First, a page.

That time FDR served hot dogs to the king, and three other strange state dinner facts

Tonight marks the seventh state dinner of the Obama administration, where he'll charm French President Francois Hollande with caviar, quail eggs, and 12 different kinds of potatoes. All anyone can talk about, however, is Hollande's sudden plans to attend the dinner solo, thanks to his tangled love life. Bloomberg interviewed an international relations professor at Boston University about the gossipy undercurrents of the day's political bash: “I feel sorry for the protocol office of the White House. They have to come up with every contingency, and this is one they probably couldn’t have anticipated."

Since Obama holds state dinners so rarely compared to his predecessors, media outlets are drowning the Internet in factoids from state dinners past. Here are a sample of strange state dinner deep cuts that haven't got quite as much attention yet.

4. Franklin Delano Roosevelt once served hot dogs at a state dinner.

On June 11, 1939, FDR and Eleanor Roosevelt were hosting King George VI and Queen Elizabeth at Hyde Park, their home in Hudson Valley. It was the first time a reigning British monarch had ever set foot in its former colony. And, to celebrate such a momentous occasion, the president served the royals a dinner of hot dogs and beer (perhaps this was also the first White House beer summit?), which the visiting leaders enjoyed while eating with the cooks, gardeners, and other staffers of the Roosevelt estate. FDR's mother was not pleased with her son's antics. The queen had no idea how to eat a hot dog. The New York Times was immensely amused.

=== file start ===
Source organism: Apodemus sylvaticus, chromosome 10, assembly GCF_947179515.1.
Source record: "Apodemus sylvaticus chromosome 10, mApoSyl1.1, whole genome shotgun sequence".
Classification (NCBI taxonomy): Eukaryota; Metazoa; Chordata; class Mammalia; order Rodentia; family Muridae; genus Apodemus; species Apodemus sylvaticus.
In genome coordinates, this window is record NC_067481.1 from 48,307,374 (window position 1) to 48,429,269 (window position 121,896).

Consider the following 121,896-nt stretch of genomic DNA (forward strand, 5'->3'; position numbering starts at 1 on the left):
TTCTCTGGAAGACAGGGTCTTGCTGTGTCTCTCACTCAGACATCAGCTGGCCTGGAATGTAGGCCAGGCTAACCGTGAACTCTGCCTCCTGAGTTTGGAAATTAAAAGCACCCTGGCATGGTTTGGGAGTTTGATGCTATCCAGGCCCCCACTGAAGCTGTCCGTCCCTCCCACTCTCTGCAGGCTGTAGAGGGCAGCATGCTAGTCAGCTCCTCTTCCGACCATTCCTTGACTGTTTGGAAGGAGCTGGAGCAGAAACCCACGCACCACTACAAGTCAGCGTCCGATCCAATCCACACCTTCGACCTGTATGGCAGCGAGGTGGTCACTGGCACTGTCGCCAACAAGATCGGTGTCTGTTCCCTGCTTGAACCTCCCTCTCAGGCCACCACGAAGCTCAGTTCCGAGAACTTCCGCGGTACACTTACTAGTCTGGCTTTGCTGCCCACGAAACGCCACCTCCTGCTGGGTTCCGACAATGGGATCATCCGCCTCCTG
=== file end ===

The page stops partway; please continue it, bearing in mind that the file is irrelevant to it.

Screenshot of New York Times, June 12, 1939
Screenshot of New York Times, June 12, 1939

According to Mental Floss, it was immensely fortunate that the weather was nice during the state dinner. The menu, which also featured strawberry shortcake and smoked turkey, shows that hot dogs would be served "weather permitting." Fifty years later, Bush held another state dinner for visitors from Britain. The New York Times called Daisy Suckley, FDR's 98-year-old cousin — who was at the '39 dinner — to recount the tale of the diplomatic hot dogs. ''I was sitting two tables away. I saw them bring a silver dish with two little hot dogs on it to the King and Queen. But I was not near enough to see whether they ate them. It's all so silly.''

Other presidents have taken the simpler route when international leaders come to the United States. When Chancellor of West Germany Ludwig Erhard came to visit LBJ, they went to his ranch in Texas and ate barbecue. One White House official said, "There will be rare, medium and well-done foreign policy in Texas this weekend." Tony Blair took George Bush out for fish and chips. In 2010, Barack Obama took Russian president Dmitry Medvedev out to Arlington for hamburgers.

3. Either Gerald Ford or his chef absolutely loved wild rice.

Because it was on so many state dinner menus during his time in the White House.

  • When Prime Minister Giulio Andreotti of Italy came to visit, they served cornish hens with wild rice.
  • When Prime Minister Yitzhak Rabin of Israel came to visit, they served roast duckling and wild rice amandine.
  • When Chancellor Bruno Kreisky of Austria came to visit, they served pheasant and wild rice.
  • When Chancellor Helmut Schmidt of Germany came to visit, they served roast duckling with glazed apples and wild rice.
  • When King Juan Carlos and Queen Sophia of Spain came to visit, they served suprême of duckling and wild rice almandine.
  • When Prime Minister Zulfikar Ali Bhutto of Pakistan came to visit, they served suprême of pheasant Véronique and wild rice.